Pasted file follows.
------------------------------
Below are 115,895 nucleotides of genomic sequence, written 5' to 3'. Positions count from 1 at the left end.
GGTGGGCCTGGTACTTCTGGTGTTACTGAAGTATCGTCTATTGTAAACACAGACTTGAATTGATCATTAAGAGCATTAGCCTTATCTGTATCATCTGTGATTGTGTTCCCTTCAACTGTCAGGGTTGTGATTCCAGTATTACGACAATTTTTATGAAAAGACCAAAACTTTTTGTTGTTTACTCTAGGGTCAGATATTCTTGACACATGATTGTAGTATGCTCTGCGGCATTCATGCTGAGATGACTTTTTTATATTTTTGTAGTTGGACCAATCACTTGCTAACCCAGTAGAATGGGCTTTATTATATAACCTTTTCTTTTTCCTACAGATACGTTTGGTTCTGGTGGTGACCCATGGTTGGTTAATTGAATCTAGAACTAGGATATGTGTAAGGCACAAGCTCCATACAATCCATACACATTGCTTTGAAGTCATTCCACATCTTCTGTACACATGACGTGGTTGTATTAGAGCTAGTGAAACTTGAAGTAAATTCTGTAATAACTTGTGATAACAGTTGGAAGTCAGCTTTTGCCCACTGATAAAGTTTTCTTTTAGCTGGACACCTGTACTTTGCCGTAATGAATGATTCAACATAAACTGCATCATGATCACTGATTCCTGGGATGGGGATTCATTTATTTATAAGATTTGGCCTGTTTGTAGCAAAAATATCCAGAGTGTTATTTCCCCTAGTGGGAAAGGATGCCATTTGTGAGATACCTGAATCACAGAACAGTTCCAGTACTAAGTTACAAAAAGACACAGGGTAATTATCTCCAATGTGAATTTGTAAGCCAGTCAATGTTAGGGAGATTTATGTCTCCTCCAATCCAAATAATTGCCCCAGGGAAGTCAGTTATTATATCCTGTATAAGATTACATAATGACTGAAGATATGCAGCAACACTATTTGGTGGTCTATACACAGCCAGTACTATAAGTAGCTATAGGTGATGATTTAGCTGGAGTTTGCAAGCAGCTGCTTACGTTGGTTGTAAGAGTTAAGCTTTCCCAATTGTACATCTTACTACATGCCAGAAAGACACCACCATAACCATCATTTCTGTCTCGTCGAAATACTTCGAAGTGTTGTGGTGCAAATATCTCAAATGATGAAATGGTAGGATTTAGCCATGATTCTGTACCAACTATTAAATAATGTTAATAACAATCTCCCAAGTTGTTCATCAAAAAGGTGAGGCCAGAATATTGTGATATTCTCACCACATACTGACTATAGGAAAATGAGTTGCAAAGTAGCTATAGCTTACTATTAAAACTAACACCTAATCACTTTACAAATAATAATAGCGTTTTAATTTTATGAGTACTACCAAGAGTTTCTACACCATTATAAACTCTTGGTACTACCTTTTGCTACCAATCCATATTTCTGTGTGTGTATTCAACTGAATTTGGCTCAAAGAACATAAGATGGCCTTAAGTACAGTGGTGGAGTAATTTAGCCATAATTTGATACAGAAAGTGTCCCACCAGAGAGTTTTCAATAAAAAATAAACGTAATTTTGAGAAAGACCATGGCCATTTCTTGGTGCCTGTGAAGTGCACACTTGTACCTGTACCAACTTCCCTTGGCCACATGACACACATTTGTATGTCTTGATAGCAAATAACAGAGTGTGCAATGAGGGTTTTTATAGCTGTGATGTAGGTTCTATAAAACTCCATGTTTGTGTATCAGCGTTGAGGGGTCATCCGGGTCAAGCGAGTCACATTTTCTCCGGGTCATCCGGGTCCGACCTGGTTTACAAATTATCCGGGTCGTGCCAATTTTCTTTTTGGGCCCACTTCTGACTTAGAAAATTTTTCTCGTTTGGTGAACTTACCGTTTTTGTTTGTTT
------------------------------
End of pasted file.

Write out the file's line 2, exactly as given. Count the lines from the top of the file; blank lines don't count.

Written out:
GGTGGGCCTGGTACTTCTGGTGTTACTGAAGTATCGTCTATTGTAAACACAGACTTGAATTGATCATTAAGAGCATTAGCCTTATCTGTATCATCTGTGATTGTGTTCCCTTCAACTGTCAGGGTTGTGATTCCAGTATTACGACAATTTTTATGAAAAGACCAAAACTTTTTGTTGTTTACTCTAGGGTCAGATATTCTTGACACATGATTGTAGTATGCTCTGCGGCATTCATGCTGAGATGACTTTTTTATATTTTTGTAGTTGGACCAATCACTTGCTAACCCAGTAGAATGGGCTTTATTATATAACCTTTTCTTTTTCCTACAGATACGTTTGGTTCTGGTGGTGACCCATGGTTGGTTAATTGAATCTAGAACTAGGATATGTGTAAGGCACAAGCTCCATACAATCCATACACATTGCTTTGAAGTCATTCCACATCTTCTGTACACATGACGTGGTTGTATTAGAGCTAGTGAAACTTGAAGTAAATTCTGTAATAACTTGTGATAACAGTTGGAAGTCAGCTTTTGCCCACTGATAAAGTTTTCTTTTAGCTGGACACCTGTACTTTGCCGTAATGAATGATTCAACATAAACTGCATCATGATCACTGATTCCTGGGATGGGGATTCATTTATTTATAAGATTTGGCCTGTTTGTAGCAAAAATATCCAGAGTGTTATTTCCCCTAGTGGGAAAGGATGCCATTTGTGAGATACCTGAATCACAGAACAGTTCCAGTACTAAGTTACAAAAAGACACAGGGTAATTATCTCCAATGTGAATTTGTAAGCCAGTCAATGTTAGGGAGATTTATGTCTCCTCCAATCCAAATAATTGCCCCAGGGAAGTCAGTTATTATATCCTGTATAAGATTACATAATGACTGAAGATATGCAGCAACACTATTTGGTGGTCTATACACAGCCAGTACTATAAGTAGCTATAGGTGATGATTTAGCTGGAGTTTGCAAGCAGCTGCTTACGTTGGTTGTAAGAGTTAAGCTTTCCCAATTGTACATCTTACTACATGCCAGAAAGACACCACCATAACCATCATTTCTGTCTCGTCGAAATACTTCGAAGTGTTGTGGTGCAAATATCTCAAATGATGAAATGGTAGGATTTAGCCATGATTCTGTACCAACTATTAAATAATGTTAATAACAATCTCCCAAGTTGTTCATCAAAAAGGTGAGGCCAGAATATTGTGATATTCTCACCACATACTGACTATAGGAAAATGAGTTGCAAAGTAGCTATAGCTTACTATTAAAACTAACACCTAATCACTTTACAAATAATAATAGCGTTTTAATTTTATGAGTACTACCAAGAGTTTCTACACCATTATAAACTCTTGGTACTACCTTTTGCTACCAATCCATATTTCTGTGTGTGTATTCAACTGAATTTGGCTCAAAGAACATAAGATGGCCTTAAGTACAGTGGTGGAGTAATTTAGCCATAATTTGATACAGAAAGTGTCCCACCAGAGAGTTTTCAATAAAAAATAAACGTAATTTTGAGAAAGACCATGGCCATTTCTTGGTGCCTGTGAAGTGCACACTTGTACCTGTACCAACTTCCCTTGGCCACATGACACACATTTGTATGTCTTGATAGCAAATAACAGAGTGTGCAATGAGGGTTTTTATAGCTGTGATGTAGGTTCTATAAAACTCCATGTTTGTGTATCAGCGTTGAGGGGTCATCCGGGTCAAGCGAGTCACATTTTCTCCGGGTCATCCGGGTCCGACCTGGTTTACAAATTATCCGGGTCGTGCCAATTTTCTTTTTGGGCCCACTTCTGACTTAGAAAATTTTTCTCGTTTGGTGAACTTACCGTTTTTGTTTGTTT